The study does not determine whether hypermobility is associated in any way with psychiatric dysfunction or dysautonomia; many factors could explain the relation. In a 2003 study, 78% of people with hypermobility also had orthostatic intolerance, which can lead to chronically high adrenalin and chronic anxiety. [3] Hypermobility's unwelcome gift of chronic pain may very well cause many people anxiety or depression. These people feel alone in that nobody understands their disorder and they find it difficult to explain to skeptics because their body looks perfectly normal. Often accused of not getting enough rest these patients become agitated that their previous life activities become increasingly difficult as their condition worsens. Lashing out, anxiety, depression, and sadness are all common [4]

Hypermobility syndrome[edit]

Hypermobile metacarpo-phalangeal joints

Hypermobility syndrome is generally considered to comprise hypermobility together with other symptoms, such as myalgia and arthralgia. It is relatively common among children and affects more females than males.


Current thinking suggests that there are four factors: These four factors affect different people to varying degrees.

Hypermobility can also be caused by Connective Tissue Disorders, such as Ehlers-Danlos Syndrome and Marfan syndrome. Joint Hypermobility is a common symptom for both of these. Ehlers Danlos Syndrome has numerous types; however, most types have hypermobility in some degree. When hypermobility is the main symptom, to where it overshadows the rest, then it most likely is Ehlers Danlos Syndrome - The Hypermobility Type (EDS-HT). People with EDS-HT suffer frequent joint dislocations and subluxations (partial/incomplete dislocations), with or without trauma, and sometimes spontaneously. Commonly, the hypermobility is assumed by medical professionals to be nonpainful, mild, and dismissed in general. Consequently, they receive little to no treatment and left to suffer debilitating pain by many health professionals. They are labeled hypochondriacs, lazy, and/or as if the pain were a figment of their imagination.[7]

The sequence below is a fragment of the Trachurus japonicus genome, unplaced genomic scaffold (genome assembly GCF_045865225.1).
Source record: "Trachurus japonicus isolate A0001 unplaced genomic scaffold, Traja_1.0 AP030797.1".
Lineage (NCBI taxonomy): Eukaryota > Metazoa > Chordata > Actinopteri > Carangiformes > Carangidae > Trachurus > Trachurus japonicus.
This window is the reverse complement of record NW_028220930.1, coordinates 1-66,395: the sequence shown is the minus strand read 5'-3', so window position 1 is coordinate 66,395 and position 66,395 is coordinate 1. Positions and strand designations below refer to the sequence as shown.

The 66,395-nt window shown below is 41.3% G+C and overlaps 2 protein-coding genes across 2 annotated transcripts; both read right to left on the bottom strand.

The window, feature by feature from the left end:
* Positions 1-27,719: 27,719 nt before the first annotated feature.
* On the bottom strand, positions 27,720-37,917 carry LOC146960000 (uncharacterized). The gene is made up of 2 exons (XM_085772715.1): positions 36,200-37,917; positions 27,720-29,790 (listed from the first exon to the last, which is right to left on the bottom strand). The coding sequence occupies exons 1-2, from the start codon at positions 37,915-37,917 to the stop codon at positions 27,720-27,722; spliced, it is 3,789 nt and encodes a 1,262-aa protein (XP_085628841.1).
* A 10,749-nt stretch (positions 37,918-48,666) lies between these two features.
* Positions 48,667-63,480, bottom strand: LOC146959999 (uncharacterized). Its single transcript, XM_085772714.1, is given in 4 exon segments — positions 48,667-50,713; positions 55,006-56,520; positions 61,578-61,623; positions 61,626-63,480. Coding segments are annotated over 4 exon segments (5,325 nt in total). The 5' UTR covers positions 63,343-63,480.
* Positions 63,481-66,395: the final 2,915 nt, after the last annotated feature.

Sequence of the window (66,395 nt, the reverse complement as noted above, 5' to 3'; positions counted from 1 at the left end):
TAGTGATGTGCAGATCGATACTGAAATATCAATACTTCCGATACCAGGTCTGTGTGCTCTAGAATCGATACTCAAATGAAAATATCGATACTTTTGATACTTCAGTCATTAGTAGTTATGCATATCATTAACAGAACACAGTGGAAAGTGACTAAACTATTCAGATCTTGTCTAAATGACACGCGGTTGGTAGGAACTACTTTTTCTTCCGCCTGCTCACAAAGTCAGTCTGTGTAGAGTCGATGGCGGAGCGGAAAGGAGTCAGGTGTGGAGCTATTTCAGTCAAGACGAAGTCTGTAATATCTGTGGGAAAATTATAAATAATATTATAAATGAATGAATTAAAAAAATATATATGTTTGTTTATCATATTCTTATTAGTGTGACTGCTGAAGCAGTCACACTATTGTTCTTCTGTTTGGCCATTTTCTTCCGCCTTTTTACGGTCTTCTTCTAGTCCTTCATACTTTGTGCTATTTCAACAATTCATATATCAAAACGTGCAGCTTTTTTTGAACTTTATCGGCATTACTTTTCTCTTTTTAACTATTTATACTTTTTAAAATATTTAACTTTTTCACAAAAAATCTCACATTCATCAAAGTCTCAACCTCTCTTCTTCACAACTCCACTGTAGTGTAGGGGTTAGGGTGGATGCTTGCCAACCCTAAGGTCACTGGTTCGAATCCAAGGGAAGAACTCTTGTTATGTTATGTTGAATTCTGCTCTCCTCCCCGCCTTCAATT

People with hypermobility syndrome may develop other conditions caused by their unstable joints. These conditions include:


Joint hypermobility syndrome needs to be distinguished from other disorders that share many common features, such as Marfan syndrome, Ehlers-Danlos Syndrome, and osteogenesis imperfecta. In the last couple of years, collaborations of experts in connective tissue disorders formally agreed that there was little distinction between severe forms of Hypermobility Syndrome and mild forms Ehlers-Danlos Syndrome Hypermobility Type, and that they are in fact the same disorder. Information on this can be found in an article titled "The lack of clinical distinction between the hypermobility type of Ehlers–Danlos syndrome and the joint hypermobility syndrome (a.k.a. hypermobility syndrome)"[8]

Generalized hypermobility is a common feature in all these hereditary connective tissue disorders and many features overlap, but often distinguishing features are present that enable differentiating these disorders.[9] The inheritance pattern of Ehlers-Danlos syndrome varies by type. The arthrochalasia, classic, hypermobility, and vascular forms of the disorder usually have an autosomal dominant pattern of inheritance. Autosomal dominant inheritance means that one copy of the altered gene in each cell is sufficient to cause the disorder. In some cases, an affected person inherits the mutation from one affected parent. Other cases result from new (sporadic) gene mutations. These cases occur in people with no history of the disorder in their family. The dermatosparaxis and kyphoscoliosis types of Ehlers-Danlos syndrome, and some cases of the classic and hypermobility forms, are inherited in an autosomal recessive pattern. In autosomal recessive inheritance, two copies of the gene in each cell are altered. Most often, the parents of an individual with an autosomal recessive disorder are carriers of one copy of the altered gene but do not show signs and symptoms of the disorder[10].

Beighton's criteria[edit]